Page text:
Summer Skin Safety: Protect Yourself While Enjoying the Outdoors

08/21/2015 | Categories: Outdoor Living, Sunshine Fun Pools, Swimming Pools


Summer Skin Safety: Protect Yourself While Enjoying the Outdoors | Sunshine Fun

School vacation may be over, but summer is still going strong! Practice skin safety during the sun’s most intense season.

Just because the kids are starting back to school doesn’t mean that summer is over. August and September are usually the hottest months of the year in the Brazos Valley, and the rays of the sun are at their most intense, therefore most damaging. Between cooling off in the pool on weekends, playing outdoors during recess and PE, and simply running errands around town, you and your family may be exposed to these damaging rays more than you realize. Brush up on your sun care know-how, and take steps to maintain your family’s skin safety.

It is widely known that people who get a lot of exposure to ultraviolet rays are at greater risk for skin cancer. However, avoiding the sun altogether (if it were even possible!) is not a healthy practice. Our bodies need sunlight on the skin in order to produce vitamin D, a vital substance that boosts the immune system, actually helps fight cancer, and is nearly impossible to get enough of simply from food. Regular ray time is also a proven, powerful tool in maintaining a positive outlook and fighting depression. Not to mention that outdoor exercise can be an enjoyable component of whole-body health. So how do you reap the benefits of sun exposure while practicing skin safety?

Know your limits

Your sun exposure time limits, that is! The simplest protection method is to set and stick to a time limit for direct sun exposure. Experts recommend covering up and seeking shade after about half the time it takes your skin to turn pink and begin to burn. This time can vary greatly by person depending on skin tone, so close monitoring and experience may be the only ways to safely set limits. You should know that substances such as water, sand, and even snow reflect UV rays and actually increase the levels of UV exposure to your skin. This means that you probably need to allow less sun time in the pool or at the beach, for example, than you may while mowing the lawn or taking a walk.

Choosing long sleeves and pants or long skirts in lightweight fabrics can often feel cooler than shorts and sleeveless tops because they protect skin from direct sun. Bear in mind though, that if you can see through the fabric, light can get through, so not every layer over the skin is a guarantee of protection. Tighter weaves and darker colors offer more protection, and the new garments specifically designed or treated to block UV rays may be good options. Hats with brims of at least 3 inches all the way around can provide excellent protection for most commonly burned areas such as face, scalp, ears and neck, and sunglasses are helpful for guarding eyes and the delicate skin around them.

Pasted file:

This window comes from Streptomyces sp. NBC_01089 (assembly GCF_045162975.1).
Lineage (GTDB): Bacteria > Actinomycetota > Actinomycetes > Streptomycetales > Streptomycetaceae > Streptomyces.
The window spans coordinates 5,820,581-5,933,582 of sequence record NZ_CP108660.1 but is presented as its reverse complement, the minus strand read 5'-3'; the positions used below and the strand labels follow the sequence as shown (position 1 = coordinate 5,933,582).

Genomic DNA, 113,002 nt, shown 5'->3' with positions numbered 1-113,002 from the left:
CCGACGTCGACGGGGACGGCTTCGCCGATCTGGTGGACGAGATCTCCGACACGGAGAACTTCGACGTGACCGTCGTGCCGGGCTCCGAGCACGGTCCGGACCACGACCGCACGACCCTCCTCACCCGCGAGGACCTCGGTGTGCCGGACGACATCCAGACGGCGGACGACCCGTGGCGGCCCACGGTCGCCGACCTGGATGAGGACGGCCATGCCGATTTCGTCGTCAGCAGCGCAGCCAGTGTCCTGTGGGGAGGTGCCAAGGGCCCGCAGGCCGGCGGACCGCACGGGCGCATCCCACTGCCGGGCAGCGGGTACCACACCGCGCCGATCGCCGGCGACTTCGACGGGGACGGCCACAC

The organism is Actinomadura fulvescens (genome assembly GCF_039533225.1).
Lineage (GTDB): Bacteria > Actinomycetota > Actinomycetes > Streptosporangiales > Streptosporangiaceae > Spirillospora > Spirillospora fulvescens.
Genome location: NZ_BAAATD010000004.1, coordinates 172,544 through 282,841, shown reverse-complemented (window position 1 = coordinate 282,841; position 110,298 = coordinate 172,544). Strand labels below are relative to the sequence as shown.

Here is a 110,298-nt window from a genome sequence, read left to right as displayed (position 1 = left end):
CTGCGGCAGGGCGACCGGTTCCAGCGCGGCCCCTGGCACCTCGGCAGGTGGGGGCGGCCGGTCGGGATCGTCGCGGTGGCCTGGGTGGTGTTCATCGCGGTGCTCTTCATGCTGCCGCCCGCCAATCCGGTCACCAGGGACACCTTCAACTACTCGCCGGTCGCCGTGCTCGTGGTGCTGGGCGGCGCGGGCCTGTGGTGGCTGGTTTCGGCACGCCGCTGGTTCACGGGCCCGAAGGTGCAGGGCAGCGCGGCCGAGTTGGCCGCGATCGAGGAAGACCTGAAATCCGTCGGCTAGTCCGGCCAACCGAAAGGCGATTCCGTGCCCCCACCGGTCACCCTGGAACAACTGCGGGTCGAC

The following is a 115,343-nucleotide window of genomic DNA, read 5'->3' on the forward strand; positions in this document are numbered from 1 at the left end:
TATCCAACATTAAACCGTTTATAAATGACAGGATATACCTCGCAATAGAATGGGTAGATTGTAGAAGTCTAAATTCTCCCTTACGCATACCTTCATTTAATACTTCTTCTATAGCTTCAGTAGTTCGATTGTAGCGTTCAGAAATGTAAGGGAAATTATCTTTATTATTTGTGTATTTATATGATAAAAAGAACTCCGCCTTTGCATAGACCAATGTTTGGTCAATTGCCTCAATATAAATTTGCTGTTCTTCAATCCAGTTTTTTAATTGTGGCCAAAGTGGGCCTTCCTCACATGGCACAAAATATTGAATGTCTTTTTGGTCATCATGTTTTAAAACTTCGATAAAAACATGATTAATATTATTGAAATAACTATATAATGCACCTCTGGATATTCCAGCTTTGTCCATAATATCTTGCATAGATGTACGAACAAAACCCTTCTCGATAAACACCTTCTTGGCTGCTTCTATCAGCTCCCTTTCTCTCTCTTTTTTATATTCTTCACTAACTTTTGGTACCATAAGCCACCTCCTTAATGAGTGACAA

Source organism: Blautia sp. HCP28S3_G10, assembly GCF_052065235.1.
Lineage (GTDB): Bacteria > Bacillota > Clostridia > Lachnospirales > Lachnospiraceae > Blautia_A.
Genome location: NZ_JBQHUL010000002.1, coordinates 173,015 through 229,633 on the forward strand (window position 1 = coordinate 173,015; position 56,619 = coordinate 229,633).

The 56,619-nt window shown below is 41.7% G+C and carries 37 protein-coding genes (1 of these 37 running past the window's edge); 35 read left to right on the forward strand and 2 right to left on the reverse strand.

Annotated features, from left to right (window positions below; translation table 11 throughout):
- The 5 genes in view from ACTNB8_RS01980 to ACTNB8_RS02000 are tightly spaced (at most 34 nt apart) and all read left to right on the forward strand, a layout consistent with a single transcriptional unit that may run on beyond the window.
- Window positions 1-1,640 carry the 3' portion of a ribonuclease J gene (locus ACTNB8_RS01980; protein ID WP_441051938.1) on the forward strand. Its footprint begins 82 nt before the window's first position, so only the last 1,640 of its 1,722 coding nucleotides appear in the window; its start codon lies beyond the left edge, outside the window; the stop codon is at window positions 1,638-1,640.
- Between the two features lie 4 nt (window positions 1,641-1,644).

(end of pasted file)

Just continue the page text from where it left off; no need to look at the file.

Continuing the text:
Smiling mom applying sunscreen to small girl's nose.

Be Sunscreen Smart

Sunscreen can be an important tool, but many do not realize that it is just a filter. Since it does not block all UV rays, it should not be your only means of skin safety. It should also not be used as a justification for prolonging sun exposure. When you do use sunscreen, choose one with at least 30 SPF and be sure to use proper amounts, especially on areas that get the most sun such as your head, shoulders and chest. Read the label thoroughly, and be sure to reapply as instructed- generally every two hours, and sooner if swimming or sweating.

If you are concerned by the chemical components in personal care products, you may be happy to learn that there are more natural options available. In a 2014 review of over 2000 sunscreen products, the Environmental Working Group found that a whopping 75% actually contain toxic chemicals believed to increase your risk of cancer and other health issues! Natural health experts recommend using mineral-based sunscreens with either titanium dioxide or zinc oxide as their primary active ingredient. However, not all mineral sunscreens are created equal, so it pays to be educated and choose the best available products.

Barbeque grill loaded with healthy fish and vegetables.

Eat for Health

In conclusion, did you know you can combat oxidative damage (a leading contributor to cancer risk) with food? It’s true! Simply by choosing the right food and drink, you can protect your skin and decrease your risk of cancer. Eating substances such as resveratrol (found in red grapes, red wine and blueberries), Omega-3 fatty acids (in fish, flaxseeds, and chia seeds), Catechins (in green tea), Astaxanthin, vitamin E, and beta-carotene arms the body to protect itself. After all, food is the best medicine!

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